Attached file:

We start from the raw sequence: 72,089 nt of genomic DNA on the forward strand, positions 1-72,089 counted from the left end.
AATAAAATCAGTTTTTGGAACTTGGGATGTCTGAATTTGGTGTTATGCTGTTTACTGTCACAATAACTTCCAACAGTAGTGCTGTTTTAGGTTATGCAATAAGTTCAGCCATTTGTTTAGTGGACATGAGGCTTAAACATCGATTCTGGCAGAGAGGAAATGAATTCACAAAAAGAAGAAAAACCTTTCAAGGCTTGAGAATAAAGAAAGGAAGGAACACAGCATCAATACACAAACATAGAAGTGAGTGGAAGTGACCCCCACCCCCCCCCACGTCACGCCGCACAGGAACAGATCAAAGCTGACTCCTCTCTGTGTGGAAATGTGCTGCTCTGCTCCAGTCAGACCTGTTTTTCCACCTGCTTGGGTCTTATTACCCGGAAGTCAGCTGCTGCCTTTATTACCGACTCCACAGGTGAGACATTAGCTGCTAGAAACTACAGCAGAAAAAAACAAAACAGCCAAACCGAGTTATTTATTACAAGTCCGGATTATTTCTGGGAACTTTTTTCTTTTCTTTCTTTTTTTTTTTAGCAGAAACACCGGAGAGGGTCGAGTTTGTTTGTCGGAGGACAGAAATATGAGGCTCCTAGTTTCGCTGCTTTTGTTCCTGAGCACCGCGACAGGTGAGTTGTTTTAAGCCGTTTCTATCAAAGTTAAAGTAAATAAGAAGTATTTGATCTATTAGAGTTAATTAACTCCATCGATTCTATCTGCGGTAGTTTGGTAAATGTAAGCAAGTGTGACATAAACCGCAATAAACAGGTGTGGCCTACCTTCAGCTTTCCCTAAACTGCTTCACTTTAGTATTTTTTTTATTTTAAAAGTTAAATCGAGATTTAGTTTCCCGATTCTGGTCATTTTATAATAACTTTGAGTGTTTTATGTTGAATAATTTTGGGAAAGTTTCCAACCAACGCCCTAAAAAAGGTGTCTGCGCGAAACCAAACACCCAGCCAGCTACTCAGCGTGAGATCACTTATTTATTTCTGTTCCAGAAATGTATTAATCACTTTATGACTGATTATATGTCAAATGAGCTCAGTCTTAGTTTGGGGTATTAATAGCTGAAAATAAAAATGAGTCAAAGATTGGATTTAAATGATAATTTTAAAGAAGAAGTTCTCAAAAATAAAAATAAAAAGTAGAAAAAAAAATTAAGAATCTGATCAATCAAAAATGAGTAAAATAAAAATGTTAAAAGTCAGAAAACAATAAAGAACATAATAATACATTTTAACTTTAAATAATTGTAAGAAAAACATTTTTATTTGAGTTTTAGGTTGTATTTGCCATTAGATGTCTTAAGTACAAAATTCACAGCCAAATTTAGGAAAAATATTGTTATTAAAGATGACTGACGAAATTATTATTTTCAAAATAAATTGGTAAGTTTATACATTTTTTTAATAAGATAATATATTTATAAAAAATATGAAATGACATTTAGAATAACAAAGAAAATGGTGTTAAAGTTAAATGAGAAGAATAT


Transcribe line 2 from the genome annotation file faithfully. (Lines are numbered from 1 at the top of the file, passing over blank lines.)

AATAAAATCAGTTTTTGGAACTTGGGATGTCTGAATTTGGTGTTATGCTGTTTACTGTCACAATAACTTCCAACAGTAGTGCTGTTTTAGGTTATGCAATAAGTTCAGCCATTTGTTTAGTGGACATGAGGCTTAAACATCGATTCTGGCAGAGAGGAAATGAATTCACAAAAAGAAGAAAAACCTTTCAAGGCTTGAGAATAAAGAAAGGAAGGAACACAGCATCAATACACAAACATAGAAGTGAGTGGAAGTGACCCCCACCCCCCCCCACGTCACGCCGCACAGGAACAGATCAAAGCTGACTCCTCTCTGTGTGGAAATGTGCTGCTCTGCTCCAGTCAGACCTGTTTTTCCACCTGCTTGGGTCTTATTACCCGGAAGTCAGCTGCTGCCTTTATTACCGACTCCACAGGTGAGACATTAGCTGCTAGAAACTACAGCAGAAAAAAACAAAACAGCCAAACCGAGTTATTTATTACAAGTCCGGATTATTTCTGGGAACTTTTTTCTTTTCTTTCTTTTTTTTTTTAGCAGAAACACCGGAGAGGGTCGAGTTTGTTTGTCGGAGGACAGAAATATGAGGCTCCTAGTTTCGCTGCTTTTGTTCCTGAGCACCGCGACAGGTGAGTTGTTTTAAGCCGTTTCTATCAAAGTTAAAGTAAATAAGAAGTATTTGATCTATTAGAGTTAATTAACTCCATCGATTCTATCTGCGGTAGTTTGGTAAATGTAAGCAAGTGTGACATAAACCGCAATAAACAGGTGTGGCCTACCTTCAGCTTTCCCTAAACTGCTTCACTTTAGTATTTTTTTTATTTTAAAAGTTAAATCGAGATTTAGTTTCCCGATTCTGGTCATTTTATAATAACTTTGAGTGTTTTATGTTGAATAATTTTGGGAAAGTTTCCAACCAACGCCCTAAAAAAGGTGTCTGCGCGAAACCAAACACCCAGCCAGCTACTCAGCGTGAGATCACTTATTTATTTCTGTTCCAGAAATGTATTAATCACTTTATGACTGATTATATGTCAAATGAGCTCAGTCTTAGTTTGGGGTATTAATAGCTGAAAATAAAAATGAGTCAAAGATTGGATTTAAATGATAATTTTAAAGAAGAAGTTCTCAAAAATAAAAATAAAAAGTAGAAAAAAAAATTAAGAATCTGATCAATCAAAAATGAGTAAAATAAAAATGTTAAAAGTCAGAAAACAATAAAGAACATAATAATACATTTTAACTTTAAATAATTGTAAGAAAAACATTTTTATTTGAGTTTTAGGTTGTATTTGCCATTAGATGTCTTAAGTACAAAATTCACAGCCAAATTTAGGAAAAATATTGTTATTAAAGATGACTGACGAAATTATTATTTTCAAAATAAATTGGTAAGTTTATACATTTTTTTAATAAGATAATATATTTATAAAAAATATGAAATGACATTTAGAATAACAAAGAAAATGGTGTTAAAGTTAAATGAGAAGAATAT